Donald Trump breathed new life into a conspiracy theory on Thursday that claimed buses full of Massachusetts voters crossed the border so they could also vote for Hillary Clinton in New Hampshire.
The president told reporters before boarding Air Force One in Morristown, New Jersey for a rally in Manchester, New Hampshire that he would have won the state if it weren’t for the thousands of fraudulent votes from Massachusetts residents.
‘New Hampshire should have been won last time,’ Trump said as he boasted of the crowd size of the rally set for later Thursday night. ‘Except we had a lot of people come in at the last moment, which was a rather strange situation. Thousands and thousands of people coming in from locations unknown. But I knew where the location was.’
The race in New Hampshire was extremely close, with Trump earning 46.5 per cent of the vote and Clinton narrowly beating him with 46.8 per cent.
Trump’s former campaign chief, Corey Lewandowski, who is a Massachusetts native, debunked the president’s claim two years ago. He admitted there wasn’t any evidence to support Trump’s claims that Massachusetts Democrats set out on Election Day to steal New Hampshire for Clinton.
Donald Trump repeated a conspiracy that buses of Massachusetts voters traveled in 2016 to illegally vote for Hillary Clinton in New Hampshire
Trump’s former campaign chief Corey Lewandowski, a firce defendent of the president, went against the him on this one, claiming in 2017 statements that’s ‘not what happens’
‘I’ve actually, having worked before on a campaign in New Hampshire, I can tell you that this issue of busing voters in to New Hampshire is widely known by anyone who’s worked in New Hampshire politics,’ Trump’s national security adviser Stephen Miller (pictured) puhsed back in 2017 statements. ‘It’s very real, it’s very serious’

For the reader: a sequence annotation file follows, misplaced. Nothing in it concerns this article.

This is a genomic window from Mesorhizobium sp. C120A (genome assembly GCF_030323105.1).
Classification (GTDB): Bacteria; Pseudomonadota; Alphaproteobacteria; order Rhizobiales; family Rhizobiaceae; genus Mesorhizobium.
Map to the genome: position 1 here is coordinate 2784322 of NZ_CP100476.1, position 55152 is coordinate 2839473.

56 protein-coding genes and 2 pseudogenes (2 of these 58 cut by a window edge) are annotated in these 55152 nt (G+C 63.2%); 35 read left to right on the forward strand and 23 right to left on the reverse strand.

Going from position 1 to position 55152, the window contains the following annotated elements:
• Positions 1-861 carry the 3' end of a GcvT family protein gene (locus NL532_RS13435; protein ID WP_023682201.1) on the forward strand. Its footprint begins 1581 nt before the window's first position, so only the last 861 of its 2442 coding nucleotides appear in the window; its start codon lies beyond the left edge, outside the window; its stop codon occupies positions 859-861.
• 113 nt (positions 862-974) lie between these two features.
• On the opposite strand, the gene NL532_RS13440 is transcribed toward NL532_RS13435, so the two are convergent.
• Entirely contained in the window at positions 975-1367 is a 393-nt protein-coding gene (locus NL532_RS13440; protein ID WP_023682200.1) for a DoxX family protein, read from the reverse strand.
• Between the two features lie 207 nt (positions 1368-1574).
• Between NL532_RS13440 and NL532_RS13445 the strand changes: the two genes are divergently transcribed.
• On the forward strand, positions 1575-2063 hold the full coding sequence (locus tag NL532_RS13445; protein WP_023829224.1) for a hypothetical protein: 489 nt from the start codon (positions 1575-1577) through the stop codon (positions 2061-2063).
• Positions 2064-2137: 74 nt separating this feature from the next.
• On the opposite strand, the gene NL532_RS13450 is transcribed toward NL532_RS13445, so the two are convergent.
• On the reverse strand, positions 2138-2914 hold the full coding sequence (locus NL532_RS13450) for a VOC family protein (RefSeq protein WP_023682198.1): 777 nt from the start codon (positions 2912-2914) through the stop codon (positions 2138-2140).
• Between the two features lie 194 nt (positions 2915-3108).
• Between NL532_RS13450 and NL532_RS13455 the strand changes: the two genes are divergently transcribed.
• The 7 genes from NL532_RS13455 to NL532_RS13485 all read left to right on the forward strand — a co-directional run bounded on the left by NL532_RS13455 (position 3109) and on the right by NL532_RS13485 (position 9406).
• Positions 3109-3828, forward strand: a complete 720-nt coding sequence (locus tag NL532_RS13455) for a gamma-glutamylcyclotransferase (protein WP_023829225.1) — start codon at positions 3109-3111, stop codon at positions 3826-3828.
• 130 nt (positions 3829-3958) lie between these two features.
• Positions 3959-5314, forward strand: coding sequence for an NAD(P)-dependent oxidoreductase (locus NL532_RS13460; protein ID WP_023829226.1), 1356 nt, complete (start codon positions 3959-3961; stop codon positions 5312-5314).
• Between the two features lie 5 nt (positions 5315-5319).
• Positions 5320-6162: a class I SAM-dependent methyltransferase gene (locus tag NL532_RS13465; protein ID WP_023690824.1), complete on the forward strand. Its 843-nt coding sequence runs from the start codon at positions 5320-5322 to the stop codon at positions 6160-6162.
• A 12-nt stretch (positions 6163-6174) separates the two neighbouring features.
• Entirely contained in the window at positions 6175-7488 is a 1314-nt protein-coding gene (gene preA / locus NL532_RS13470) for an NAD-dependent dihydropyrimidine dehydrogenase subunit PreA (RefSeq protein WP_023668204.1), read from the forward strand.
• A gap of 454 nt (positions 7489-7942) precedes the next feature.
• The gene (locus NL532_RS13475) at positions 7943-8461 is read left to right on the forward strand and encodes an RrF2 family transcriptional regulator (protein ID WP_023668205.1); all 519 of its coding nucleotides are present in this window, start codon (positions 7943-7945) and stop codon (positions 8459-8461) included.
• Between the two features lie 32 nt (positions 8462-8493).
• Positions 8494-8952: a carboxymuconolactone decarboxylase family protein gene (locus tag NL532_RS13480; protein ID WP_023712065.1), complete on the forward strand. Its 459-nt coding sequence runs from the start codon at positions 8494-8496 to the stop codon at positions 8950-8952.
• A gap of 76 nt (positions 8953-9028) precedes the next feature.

‘I live on the border,’ Lewandowski said in February 2017. ‘I didn’t see buses coming across the line to say that, hey, we’ve moved up from Massachusetts.’
This was significant, as Lewandowski is a fierce defender of the president. Later Thursday night he is joining Trump during his rally in Manchester – a move that has bolstered rumors that he is considering a Senate run in the state.
Within the same time period, however, Trump’s administration contradicted this claim.
Stephen Miller, a senior policy adviser for Trump, contradicted Miller’s claims about voter fraud in New Hampshire, claiming the busing practice was ‘widely known.’
‘I’ve actually, having worked before on a campaign in New Hampshire, I can tell you that this issue of busing voters in to New Hampshire is widely known by anyone who’s worked in New Hampshire politics,’ Miller said at the time. ‘It’s very real, it’s very serious.’
He also claimed he had evidence of the occurrence, but that presenting that on live television was not the right venue.
‘Voter fraud is a serious problem in this country,’ Miller continued in his ABC interview at the height of concerns over voter fraud affecting the 2016 elections. ‘You have millions of people who are registered in two states, who are dead who are registered to vote, and you have 14 percent of non-citizens, according to academic research, at a minimum, are registered to vote. Which is an astonishing statistic.’
Lewandowski insisted that practice is ‘not what happens,’ but did admit that the election system could be vulnerable in other ways.
There have been rumors that Lewandowski is preparing to launch a bid for Senate in New Hampshire.
He will appear with the president Thursday, and Trump is encouraging the run.
‘I think he would be fantastic. He’s got great energy,’ Trump told New Hampshire Today radio host Jack Heath Thursday morning. ‘I like him, I like his family, I like everything about him.’
‘I don’t think he’s made that decision yet,’ the president continued. ‘I will say this: If he ran, he would be a great senator. If he ran and won, he would be a great senator. He would be great for New Hampshire. He would be great for the country. He has got a tremendous drive, and that drive would be put to the people of New Hampshire’s benefit, and the country’s benefit.’